Please give us the first page of the book.
The northeast Mississippi town of Beneficent, "A Town As Good As Its Name," had never known a murder until Friday, January 9, 1948. Nor, in the oldest memory of its 479 citizens, had the town known a single felony.

Until the fatal moment, that January day progressed as hundreds had before. The winter dawn came late, struggling through clouds and fog to shed a dull gray light more kin to night than day. Cold rain fell to drench the thrush-brown land, and stolid hardwoods thrust black skeletal limbs upward against an iron-gray sky. Farmers revised work plans in deference to the rain, and storekeepers pondered its effect on weekend sales. But more than rain would be required that night to keep them from the Coosa County basketball tournament, an event as fundamental to their lives as seedtime and harvest. From all corners of the county they came in mud-spattered pickups, the less affluent in mule-drawn wagons, to converge on Beneficent. All brought good spirits to share an experience that came but once a year.

Yet among that cheerful crowd one stranger would come unwilling …

In her bedroom in the darkening evening, Lisa Kemper stared at the rain that drummed against her window. She did not want to be there at all.

How shall we sing the Lord's song in a strange land? The psalmist's words leaped unbidden into her mind, but she shut them out. She was not here in captivity, the puddles in her yard were not the waters of Babylon, and she would not sit down by them and weep.

Still, she hadn't bargained for this. After her mother's death last August, she'd postponed graduate school for a year to help her father adjust to life as a widower. Then she would get on with her studies—that is, if she could ever decide what to study. But when she made that decision in August, she never dreamed Stephen Kemper would leave his position with an Indiana corporation to manage the small chemical plant the company was building here.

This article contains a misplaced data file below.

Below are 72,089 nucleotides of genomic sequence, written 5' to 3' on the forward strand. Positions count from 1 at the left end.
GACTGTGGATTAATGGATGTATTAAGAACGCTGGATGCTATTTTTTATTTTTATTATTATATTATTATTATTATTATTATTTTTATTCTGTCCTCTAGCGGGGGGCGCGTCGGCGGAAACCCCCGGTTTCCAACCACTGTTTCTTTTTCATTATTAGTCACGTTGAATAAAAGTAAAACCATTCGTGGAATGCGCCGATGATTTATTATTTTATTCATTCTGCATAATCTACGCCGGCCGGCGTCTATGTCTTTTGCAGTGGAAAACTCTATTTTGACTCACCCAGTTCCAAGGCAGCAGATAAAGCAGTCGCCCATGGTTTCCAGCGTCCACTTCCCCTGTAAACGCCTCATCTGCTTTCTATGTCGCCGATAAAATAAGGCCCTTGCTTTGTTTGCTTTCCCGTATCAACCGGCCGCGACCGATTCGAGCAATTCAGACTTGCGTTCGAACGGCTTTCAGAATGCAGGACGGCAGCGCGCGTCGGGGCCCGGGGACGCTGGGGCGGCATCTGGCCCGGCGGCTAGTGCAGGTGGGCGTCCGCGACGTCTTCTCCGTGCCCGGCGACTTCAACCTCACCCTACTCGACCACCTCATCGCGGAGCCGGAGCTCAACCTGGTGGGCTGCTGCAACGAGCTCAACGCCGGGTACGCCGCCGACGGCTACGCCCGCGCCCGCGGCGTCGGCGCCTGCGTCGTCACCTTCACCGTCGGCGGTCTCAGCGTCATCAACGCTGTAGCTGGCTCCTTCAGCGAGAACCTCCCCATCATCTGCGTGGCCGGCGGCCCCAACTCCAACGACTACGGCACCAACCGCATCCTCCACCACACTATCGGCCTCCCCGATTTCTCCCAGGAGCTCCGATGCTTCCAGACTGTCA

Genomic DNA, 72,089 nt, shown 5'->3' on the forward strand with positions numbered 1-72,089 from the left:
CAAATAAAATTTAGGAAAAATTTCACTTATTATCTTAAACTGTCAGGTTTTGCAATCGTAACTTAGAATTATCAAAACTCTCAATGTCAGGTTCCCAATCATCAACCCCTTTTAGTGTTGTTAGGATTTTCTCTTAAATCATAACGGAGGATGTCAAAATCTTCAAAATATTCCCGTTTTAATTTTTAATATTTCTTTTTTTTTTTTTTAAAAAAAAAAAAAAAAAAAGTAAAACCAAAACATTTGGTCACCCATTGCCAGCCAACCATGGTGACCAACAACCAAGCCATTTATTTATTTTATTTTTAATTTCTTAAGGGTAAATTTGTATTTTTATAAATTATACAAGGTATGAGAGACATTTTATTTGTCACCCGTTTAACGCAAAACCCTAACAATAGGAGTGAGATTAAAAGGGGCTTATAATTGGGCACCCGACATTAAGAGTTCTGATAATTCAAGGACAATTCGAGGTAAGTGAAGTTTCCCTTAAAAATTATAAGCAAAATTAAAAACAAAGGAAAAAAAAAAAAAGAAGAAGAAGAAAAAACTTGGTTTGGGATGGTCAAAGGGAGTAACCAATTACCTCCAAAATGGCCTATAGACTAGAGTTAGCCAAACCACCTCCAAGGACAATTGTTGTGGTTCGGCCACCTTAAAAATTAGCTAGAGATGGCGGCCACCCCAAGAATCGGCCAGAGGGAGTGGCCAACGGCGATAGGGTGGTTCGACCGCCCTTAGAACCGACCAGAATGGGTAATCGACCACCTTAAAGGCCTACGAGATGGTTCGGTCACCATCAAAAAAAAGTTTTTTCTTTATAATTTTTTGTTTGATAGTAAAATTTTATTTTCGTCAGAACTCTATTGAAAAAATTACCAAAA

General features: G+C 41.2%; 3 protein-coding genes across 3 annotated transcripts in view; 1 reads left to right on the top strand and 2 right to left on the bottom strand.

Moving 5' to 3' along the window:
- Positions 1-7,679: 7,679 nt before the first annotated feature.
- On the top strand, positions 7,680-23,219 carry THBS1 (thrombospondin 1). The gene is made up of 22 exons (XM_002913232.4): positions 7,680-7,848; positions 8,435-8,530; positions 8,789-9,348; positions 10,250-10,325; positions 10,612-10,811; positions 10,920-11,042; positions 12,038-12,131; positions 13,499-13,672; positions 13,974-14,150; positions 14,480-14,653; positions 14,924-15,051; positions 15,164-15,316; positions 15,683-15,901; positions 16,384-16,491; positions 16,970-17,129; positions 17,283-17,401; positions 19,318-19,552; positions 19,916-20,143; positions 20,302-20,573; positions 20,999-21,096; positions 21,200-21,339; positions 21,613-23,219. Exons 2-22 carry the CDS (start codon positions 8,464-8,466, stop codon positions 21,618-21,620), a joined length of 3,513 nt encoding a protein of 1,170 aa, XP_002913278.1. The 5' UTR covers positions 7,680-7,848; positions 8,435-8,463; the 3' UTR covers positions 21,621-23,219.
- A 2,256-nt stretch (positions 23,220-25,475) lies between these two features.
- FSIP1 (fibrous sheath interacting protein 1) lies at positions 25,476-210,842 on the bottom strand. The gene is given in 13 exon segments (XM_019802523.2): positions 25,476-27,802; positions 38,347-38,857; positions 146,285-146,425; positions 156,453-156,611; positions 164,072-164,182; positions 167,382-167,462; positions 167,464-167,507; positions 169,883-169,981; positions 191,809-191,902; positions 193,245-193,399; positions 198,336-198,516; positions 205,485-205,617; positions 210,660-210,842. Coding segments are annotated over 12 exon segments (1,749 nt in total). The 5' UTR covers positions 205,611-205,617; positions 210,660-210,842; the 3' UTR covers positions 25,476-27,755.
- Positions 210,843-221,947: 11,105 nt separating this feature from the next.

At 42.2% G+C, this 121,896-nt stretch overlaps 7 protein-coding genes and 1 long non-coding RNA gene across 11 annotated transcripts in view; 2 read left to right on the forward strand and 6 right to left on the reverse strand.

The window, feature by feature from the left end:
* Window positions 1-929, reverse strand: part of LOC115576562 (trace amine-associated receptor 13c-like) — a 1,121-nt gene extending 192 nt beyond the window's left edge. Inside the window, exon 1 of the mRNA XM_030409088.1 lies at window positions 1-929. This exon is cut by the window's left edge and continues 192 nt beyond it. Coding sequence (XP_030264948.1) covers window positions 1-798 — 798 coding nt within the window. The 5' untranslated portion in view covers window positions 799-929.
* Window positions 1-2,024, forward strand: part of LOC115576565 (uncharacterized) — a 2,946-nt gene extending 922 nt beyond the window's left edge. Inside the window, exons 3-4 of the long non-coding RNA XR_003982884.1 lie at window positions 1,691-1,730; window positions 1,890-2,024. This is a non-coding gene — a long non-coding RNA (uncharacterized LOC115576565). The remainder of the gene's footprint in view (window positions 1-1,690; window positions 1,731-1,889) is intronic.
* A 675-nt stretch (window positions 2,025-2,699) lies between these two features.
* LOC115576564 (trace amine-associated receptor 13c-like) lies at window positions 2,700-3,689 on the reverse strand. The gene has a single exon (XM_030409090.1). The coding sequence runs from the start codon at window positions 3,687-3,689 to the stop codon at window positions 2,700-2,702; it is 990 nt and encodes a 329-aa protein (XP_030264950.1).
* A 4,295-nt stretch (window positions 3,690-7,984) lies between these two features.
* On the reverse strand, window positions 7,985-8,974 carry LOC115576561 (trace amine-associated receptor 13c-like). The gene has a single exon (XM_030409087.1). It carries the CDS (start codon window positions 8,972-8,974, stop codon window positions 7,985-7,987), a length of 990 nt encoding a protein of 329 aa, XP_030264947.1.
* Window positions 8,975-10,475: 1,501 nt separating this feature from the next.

From first sight, she detested this backward town. She abhorred the unkempt fields and unpainted barns nearby, so different from the well-tended farms of Indiana.  Most of all, she abhorred the boastful motto "A Town As Good As Its Name" and the complacency of the townspeople who thought they made it that way.

How can readers find you on the Internet?

Thank you, Donn, for sharing this new book with us today.

Readers, here are links to the book. By using one when you order, you help support this blog.
Lightning on a Quiet Night Paperback
Lightning on a Quiet Night: In the years following World War II, a town too proud of its own virtues deals with its first murder. ($1.99 Book Series) - Kindle

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Mary Preston said...

The title fired up my imagination. I love it. This does sound like such a fascinating read.

Mary P


Melissa M. said...

Great writing! I think I'd like this book. :)

-Melissa M. in TN

Trixi said...

Sounds like an intriguing storyline! This would be one I'd like to read for myself, thank you for the chance! Blessings!

Trixi from Oregon

Donn Taylor said...

Thank you Mary, Melissa, and Trixi for your kind comments and enthusiasm. Hope you all enjoy.

Mama Cat said...

This sounds very interesting - would definitely be interested in reading it! Phoenix, AZ

Sharon Richmond Bryant said...

Looks awesome enter me!!
Conway, SC.

Donn Taylor said...

Thanks also to Mama Cat and Sharon. Hope you enjoy.

Danielle Hull said...

I would love to have more books to recommend to my husband and son! Danielle in Indiana

Donn Taylor said...

Danielle, you can't go wrong with any books featured on Lena's blog. If you want more male-oriented or male + female oriented, visit my Web site, Also, Richard Mabry's medical thrillers are good. All that I've mentioned are accessible to readers down to junior high level as well as to adults. I hope this helps.

Donn Taylor said...

More suggestions for Danielle: If you or your men like Westerns, type the name Terry Burns into Google and take your choice. He has many.